The Little Free Library network is a global community made up of 112 different countries. In Kyiv, Ukraine, Little Free Library volunteer steward Evgenia P. is dealing with bombs rather than books during the current Russian invasion. Above-left is a photo of Evgenia with her sunflower Little Free Library, taken in happier times. Above-right is a photo of Evgenia and her family hiding from Russian air strikes in a Ukrainian basement, taken this month.

Evgenia is a writer and literacy advocate who began creating Little Free Library “birdhouses,” as she calls them, ten years ago. Her goal was to increase children’s access to books and interest in reading. She enlisted the help of other writers, artists, teachers, librarians, and parents to make the project come to life, and over the course of a year, they created 104 book-sharing boxes in five cities across Ukraine.

Taking the project a step further, they began working with the local children to write, illustrate, and publish their own anthologies to share in the Little Free Libraries. I had the pleasure of interviewing Evgenia about this project for The Little Free Library Book, published in 2015, and she told me, “My dream of creating a reading environment for children came true. Working together makes people more tolerant and makes a more stable community.”

Dispatches from Kyiv

When we recently checked in with Evgenia, it was heartbreaking to hear of her family’s struggle during the Russian attacks, but her passionate spirit had not changed. For now, instead of cultivating a culture of reading in Ukraine, she is protecting her children and grandchildren and standing with her country.

On March 6, Evgenia wrote:

“We managed to take the children and grandchildren out of Kyiv. The youngest boy is 2.5 years old. Now in the west of Ukraine in our house. There is a very small basement, where our family of 8 people is hiding during air attacks….

We help volunteer organizations to make camouflage nets, collect humanitarian aid for our refugees, make ‘bandera smoothie’ (Molotov cocktail). We defend ourselves and try to survive! Help Ukraine! Everyone can DEMAND from their presidents and parliaments CLOSE OUR SKY! For centuries, Russia has destroyed the Ukrainian people, church, and land. Now the world sees our utterly ruined cities and our murdered children. So it has NO RIGHT to be!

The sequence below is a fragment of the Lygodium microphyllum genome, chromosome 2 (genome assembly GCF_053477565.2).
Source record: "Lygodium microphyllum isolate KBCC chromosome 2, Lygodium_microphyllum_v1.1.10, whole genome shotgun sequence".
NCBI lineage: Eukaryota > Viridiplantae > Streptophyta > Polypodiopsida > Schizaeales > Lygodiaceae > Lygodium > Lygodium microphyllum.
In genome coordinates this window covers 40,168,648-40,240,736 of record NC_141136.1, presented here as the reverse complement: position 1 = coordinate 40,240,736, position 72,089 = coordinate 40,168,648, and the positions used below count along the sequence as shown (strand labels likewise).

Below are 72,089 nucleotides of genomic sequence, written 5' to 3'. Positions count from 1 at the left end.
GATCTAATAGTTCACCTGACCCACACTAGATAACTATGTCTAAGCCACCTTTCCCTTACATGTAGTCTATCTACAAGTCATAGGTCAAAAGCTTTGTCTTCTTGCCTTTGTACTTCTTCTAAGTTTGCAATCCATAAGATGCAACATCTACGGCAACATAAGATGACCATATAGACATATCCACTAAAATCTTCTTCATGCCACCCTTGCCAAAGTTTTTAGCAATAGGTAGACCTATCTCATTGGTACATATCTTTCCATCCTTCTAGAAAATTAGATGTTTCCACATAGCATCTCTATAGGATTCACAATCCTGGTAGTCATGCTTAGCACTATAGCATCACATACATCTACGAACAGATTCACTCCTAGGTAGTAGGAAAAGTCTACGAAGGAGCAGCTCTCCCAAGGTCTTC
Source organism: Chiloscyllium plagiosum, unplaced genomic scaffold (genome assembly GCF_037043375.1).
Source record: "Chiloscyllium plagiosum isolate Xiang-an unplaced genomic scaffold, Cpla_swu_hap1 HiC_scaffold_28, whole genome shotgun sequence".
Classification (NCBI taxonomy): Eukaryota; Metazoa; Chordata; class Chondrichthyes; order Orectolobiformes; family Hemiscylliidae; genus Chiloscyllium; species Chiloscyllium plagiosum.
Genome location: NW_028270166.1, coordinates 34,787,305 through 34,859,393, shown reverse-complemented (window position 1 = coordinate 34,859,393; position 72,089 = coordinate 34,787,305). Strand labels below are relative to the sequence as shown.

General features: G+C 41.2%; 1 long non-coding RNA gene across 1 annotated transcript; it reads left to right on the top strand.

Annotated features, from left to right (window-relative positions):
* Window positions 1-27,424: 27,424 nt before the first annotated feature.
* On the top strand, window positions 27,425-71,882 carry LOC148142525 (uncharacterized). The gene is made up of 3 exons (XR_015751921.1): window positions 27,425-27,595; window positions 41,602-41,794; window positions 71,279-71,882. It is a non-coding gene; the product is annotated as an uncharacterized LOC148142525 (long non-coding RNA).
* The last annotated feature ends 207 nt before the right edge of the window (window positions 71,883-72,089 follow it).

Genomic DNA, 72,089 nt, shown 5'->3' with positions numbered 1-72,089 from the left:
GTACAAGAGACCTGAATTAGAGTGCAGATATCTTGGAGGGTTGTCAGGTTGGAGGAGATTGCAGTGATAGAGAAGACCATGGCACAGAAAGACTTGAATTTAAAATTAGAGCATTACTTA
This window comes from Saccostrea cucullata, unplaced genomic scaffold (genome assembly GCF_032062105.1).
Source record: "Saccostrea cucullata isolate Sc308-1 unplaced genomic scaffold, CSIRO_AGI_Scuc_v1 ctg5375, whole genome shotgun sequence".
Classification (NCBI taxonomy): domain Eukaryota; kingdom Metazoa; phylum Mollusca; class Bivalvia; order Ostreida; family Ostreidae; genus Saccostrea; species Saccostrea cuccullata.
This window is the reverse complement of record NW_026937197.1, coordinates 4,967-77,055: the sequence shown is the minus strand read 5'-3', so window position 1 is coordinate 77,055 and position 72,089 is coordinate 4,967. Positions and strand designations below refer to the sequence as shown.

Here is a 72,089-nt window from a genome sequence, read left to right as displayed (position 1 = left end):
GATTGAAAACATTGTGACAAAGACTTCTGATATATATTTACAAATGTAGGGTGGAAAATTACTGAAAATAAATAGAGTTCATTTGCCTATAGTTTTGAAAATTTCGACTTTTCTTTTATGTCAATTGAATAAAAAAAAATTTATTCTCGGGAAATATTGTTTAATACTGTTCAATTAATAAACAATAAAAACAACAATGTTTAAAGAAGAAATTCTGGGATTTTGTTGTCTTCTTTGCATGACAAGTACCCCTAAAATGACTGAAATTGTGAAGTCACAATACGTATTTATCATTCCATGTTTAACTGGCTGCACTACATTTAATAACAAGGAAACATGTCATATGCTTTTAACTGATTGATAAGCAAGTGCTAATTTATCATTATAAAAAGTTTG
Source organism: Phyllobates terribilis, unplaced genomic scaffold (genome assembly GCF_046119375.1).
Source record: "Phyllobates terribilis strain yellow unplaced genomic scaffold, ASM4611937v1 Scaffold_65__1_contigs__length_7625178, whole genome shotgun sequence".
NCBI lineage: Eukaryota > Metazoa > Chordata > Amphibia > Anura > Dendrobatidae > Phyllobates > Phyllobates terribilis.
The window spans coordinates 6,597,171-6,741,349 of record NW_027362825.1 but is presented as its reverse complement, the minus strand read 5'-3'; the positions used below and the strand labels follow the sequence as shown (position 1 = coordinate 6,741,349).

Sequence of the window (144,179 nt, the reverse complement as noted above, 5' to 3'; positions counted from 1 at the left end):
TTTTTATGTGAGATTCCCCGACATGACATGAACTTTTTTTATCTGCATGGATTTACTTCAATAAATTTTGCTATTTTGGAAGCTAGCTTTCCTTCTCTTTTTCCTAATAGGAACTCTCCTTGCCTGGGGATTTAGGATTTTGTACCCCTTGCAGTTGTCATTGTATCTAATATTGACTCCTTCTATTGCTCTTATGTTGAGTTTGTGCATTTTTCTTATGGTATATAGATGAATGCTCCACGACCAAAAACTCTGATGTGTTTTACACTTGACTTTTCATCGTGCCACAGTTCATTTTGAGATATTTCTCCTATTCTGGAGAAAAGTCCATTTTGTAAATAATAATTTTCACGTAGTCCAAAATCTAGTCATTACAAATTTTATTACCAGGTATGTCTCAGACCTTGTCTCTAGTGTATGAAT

Believe in us and be with us in our struggle.”

March 11:

“Yesterday, Russian terrorists bombed us at 03:00, 07:00, 11:00, 12:00, 16:00. We all hid in our little basement for 5 hours. It’s Saturday, 5:40 and I’m writing to you from the basement….

I don’t know if our hiding place will withstand the bombing, but we, Ukrainians, MUST withstand it. We have the right to live!”

March 17:

“We are alive, so we are fine today….

Air strikes are now more frequent and longer. For the second night in a row, the baby and his parents are trying to sleep in the cellar. It’s cold there, +13 C. Potatoes used to be stored here a long time ago. Last summer I cooked a lot of different jams, so my husband made a sturdy wooden shelf. Now 2-year-old Romchik has a ‘secret’ little bed on the shelf for jams, which protects him. This is how we explain to the child about the war.

Eight people huddle in an area of less than 4 square meters. My husband has no health to be there. I’m frozen, I can’t hide there as long as necessary. Two grandchildren and a daughter sit downstairs for an hour, and if there are no explosions nearby, go upstairs and lie down in a corner of the hallway or room on the floor, away from the windows.

But we all have time to taste the jam….

We pray for Ukraine. We believe in our people. Glory to all the heroes of Ukraine!”

In other parts of the world, stewards are showing support for Ukraine by filling their Little Free Libraries with blue and yellow books. You can support the people of Ukraine via Global Giving’s Ukraine Crisis Relief Fund. Your donation will help provide shelter, food, and clean water for refugees; health and psychosocial support; access to education and economic assistance; and more.

Read Ron Charles’s coverage of this story in his excellent Washington Post Book Club newsletter here.

Updated March 20, 2022

 

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